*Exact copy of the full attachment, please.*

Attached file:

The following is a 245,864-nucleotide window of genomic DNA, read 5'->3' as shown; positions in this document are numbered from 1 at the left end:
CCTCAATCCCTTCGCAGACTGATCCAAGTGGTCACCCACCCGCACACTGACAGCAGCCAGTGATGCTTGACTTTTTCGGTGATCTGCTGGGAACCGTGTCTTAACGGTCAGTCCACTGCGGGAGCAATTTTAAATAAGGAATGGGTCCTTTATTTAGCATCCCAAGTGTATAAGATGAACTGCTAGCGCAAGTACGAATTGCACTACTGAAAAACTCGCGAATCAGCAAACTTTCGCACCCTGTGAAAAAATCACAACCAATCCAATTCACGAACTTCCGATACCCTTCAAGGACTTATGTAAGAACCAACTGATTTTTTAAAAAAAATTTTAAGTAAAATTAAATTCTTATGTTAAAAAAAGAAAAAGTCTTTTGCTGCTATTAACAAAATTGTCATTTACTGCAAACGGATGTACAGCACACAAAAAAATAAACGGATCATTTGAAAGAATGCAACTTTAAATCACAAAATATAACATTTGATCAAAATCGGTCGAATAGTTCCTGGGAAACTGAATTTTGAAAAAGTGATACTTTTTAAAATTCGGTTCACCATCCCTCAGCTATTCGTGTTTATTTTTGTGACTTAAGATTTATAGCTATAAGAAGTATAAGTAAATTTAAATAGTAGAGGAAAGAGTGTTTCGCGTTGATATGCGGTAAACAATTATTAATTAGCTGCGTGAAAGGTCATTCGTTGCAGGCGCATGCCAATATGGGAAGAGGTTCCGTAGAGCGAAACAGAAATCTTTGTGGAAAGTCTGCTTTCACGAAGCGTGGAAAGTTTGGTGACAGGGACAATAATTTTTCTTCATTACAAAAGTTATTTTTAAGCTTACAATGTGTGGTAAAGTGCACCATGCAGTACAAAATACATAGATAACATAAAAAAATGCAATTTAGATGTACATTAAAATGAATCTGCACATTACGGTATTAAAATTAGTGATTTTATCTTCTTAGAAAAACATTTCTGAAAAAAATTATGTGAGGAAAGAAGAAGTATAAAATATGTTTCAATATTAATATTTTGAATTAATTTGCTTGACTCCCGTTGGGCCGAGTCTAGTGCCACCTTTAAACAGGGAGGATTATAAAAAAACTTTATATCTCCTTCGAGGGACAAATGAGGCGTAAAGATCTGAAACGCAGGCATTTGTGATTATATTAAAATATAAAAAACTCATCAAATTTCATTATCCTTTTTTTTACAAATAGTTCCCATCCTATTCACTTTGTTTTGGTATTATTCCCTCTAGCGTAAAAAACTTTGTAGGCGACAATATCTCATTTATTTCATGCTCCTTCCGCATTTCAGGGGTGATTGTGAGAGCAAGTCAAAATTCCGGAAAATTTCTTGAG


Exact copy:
The following is a 245,864-nucleotide window of genomic DNA, read 5'->3' as shown; positions in this document are numbered from 1 at the left end:
CCTCAATCCCTTCGCAGACTGATCCAAGTGGTCACCCACCCGCACACTGACAGCAGCCAGTGATGCTTGACTTTTTCGGTGATCTGCTGGGAACCGTGTCTTAACGGTCAGTCCACTGCGGGAGCAATTTTAAATAAGGAATGGGTCCTTTATTTAGCATCCCAAGTGTATAAGATGAACTGCTAGCGCAAGTACGAATTGCACTACTGAAAAACTCGCGAATCAGCAAACTTTCGCACCCTGTGAAAAAATCACAACCAATCCAATTCACGAACTTCCGATACCCTTCAAGGACTTATGTAAGAACCAACTGATTTTTTAAAAAAAATTTTAAGTAAAATTAAATTCTTATGTTAAAAAAAGAAAAAGTCTTTTGCTGCTATTAACAAAATTGTCATTTACTGCAAACGGATGTACAGCACACAAAAAAATAAACGGATCATTTGAAAGAATGCAACTTTAAATCACAAAATATAACATTTGATCAAAATCGGTCGAATAGTTCCTGGGAAACTGAATTTTGAAAAAGTGATACTTTTTAAAATTCGGTTCACCATCCCTCAGCTATTCGTGTTTATTTTTGTGACTTAAGATTTATAGCTATAAGAAGTATAAGTAAATTTAAATAGTAGAGGAAAGAGTGTTTCGCGTTGATATGCGGTAAACAATTATTAATTAGCTGCGTGAAAGGTCATTCGTTGCAGGCGCATGCCAATATGGGAAGAGGTTCCGTAGAGCGAAACAGAAATCTTTGTGGAAAGTCTGCTTTCACGAAGCGTGGAAAGTTTGGTGACAGGGACAATAATTTTTCTTCATTACAAAAGTTATTTTTAAGCTTACAATGTGTGGTAAAGTGCACCATGCAGTACAAAATACATAGATAACATAAAAAAATGCAATTTAGATGTACATTAAAATGAATCTGCACATTACGGTATTAAAATTAGTGATTTTATCTTCTTAGAAAAACATTTCTGAAAAAAATTATGTGAGGAAAGAAGAAGTATAAAATATGTTTCAATATTAATATTTTGAATTAATTTGCTTGACTCCCGTTGGGCCGAGTCTAGTGCCACCTTTAAACAGGGAGGATTATAAAAAAACTTTATATCTCCTTCGAGGGACAAATGAGGCGTAAAGATCTGAAACGCAGGCATTTGTGATTATATTAAAATATAAAAAACTCATCAAATTTCATTATCCTTTTTTTTACAAATAGTTCCCATCCTATTCACTTTGTTTTGGTATTATTCCCTCTAGCGTAAAAAACTTTGTAGGCGACAATATCTCATTTATTTCATGCTCCTTCCGCATTTCAGGGGTGATTGTGAGAGCAAGTCAAAATTCCGGAAAATTTCTTGAG